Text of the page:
Google Doodle Honours Malaysia Nature Hero Dr. Lim Boo Liat

Google is honouring the late Malaysian zoologist for his incredible achievements.
(credit: Google)

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Today’s Google Doodle is all about honouring and recognising the work of Dr. Lim and his lifelong dedication to the preservation and documentation of Malaysia’s biological diversity.

In a report by The Star chronicling his life, the late zoologist is recognised with helping to build Zoo Negara in Kuala Lumpur and has over 300 scholarly publications in the fields of mammalogy and parasitology.

Dr. Lim, who was born in 1926, was forced to drop out of school at the age of 16 to help support his family during World War II, according to a profile on the Merdeka Award website. He was forced to perform a variety of odd tasks, including selling vegetables.

Then, starting as a temporary lab assistant at the Institute of Medical Research (IMR) in KL in 1947, Dr. Lim worked his way up to become a regular staff member in 1952. He took part in a number of scientific trips in Cambodia and Vietnam, focused on parasites and small mammals, among other topics. Dr. Lim produced more than 80 scholarly papers between 1955 and 1969, and was subsequently asked to lead IMR’s newly formed Medical Ecology Division.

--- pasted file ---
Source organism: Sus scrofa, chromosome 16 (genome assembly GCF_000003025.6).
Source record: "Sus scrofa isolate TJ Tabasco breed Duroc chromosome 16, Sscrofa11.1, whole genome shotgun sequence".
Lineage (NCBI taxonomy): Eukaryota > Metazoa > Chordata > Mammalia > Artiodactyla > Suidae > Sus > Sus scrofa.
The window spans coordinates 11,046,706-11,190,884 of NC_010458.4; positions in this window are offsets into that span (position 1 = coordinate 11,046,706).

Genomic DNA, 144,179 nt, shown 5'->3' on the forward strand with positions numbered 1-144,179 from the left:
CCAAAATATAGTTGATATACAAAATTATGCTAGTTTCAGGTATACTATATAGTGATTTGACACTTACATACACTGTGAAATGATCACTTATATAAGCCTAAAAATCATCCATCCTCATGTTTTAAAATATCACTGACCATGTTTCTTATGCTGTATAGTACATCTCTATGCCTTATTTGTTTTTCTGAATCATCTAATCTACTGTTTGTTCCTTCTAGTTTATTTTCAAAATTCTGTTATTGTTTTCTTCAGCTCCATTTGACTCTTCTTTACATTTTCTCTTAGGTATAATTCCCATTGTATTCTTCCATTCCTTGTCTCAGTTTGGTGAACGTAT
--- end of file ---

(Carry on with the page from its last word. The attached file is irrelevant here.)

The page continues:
Dr. Lim was also awarded a Sino-British Fellowship Trust Award from the British Council, which he used to study animal ecology at the British Natural History Museum for a year and a half.

He subsequently went on to the University of Aberdeen in Scotland to obtain a Master’s Degree in Science. He returned to Malaysia in 1972 and continued to work as a full-fledged zoologist at IMR. In 1977, he got his PhD in Zoology from Universiti Sains Malaysia, and was then invited to join the World Health Organization’s Vector Biology Control Research Unit (WHO).

He became the first South-East Asian and fourth Asian to obtain Honorary Membership in the American Society of Mammalogists (ASM) on this day in 2003. 

Dr. Lim was also credited with bringing the Malaysian Nature Society back to life after WWII, and from 1999 to 2004 he collaborated closely with FRIM (Forest Research Institute Malaysia) on research that resulted in the discovery of a new mountain reed snake species located exclusively in Pahang’s Genting Highlands.

In 2020, Dr. Lim passed away at the age of 94, leaving behind a long-lasting legacy.

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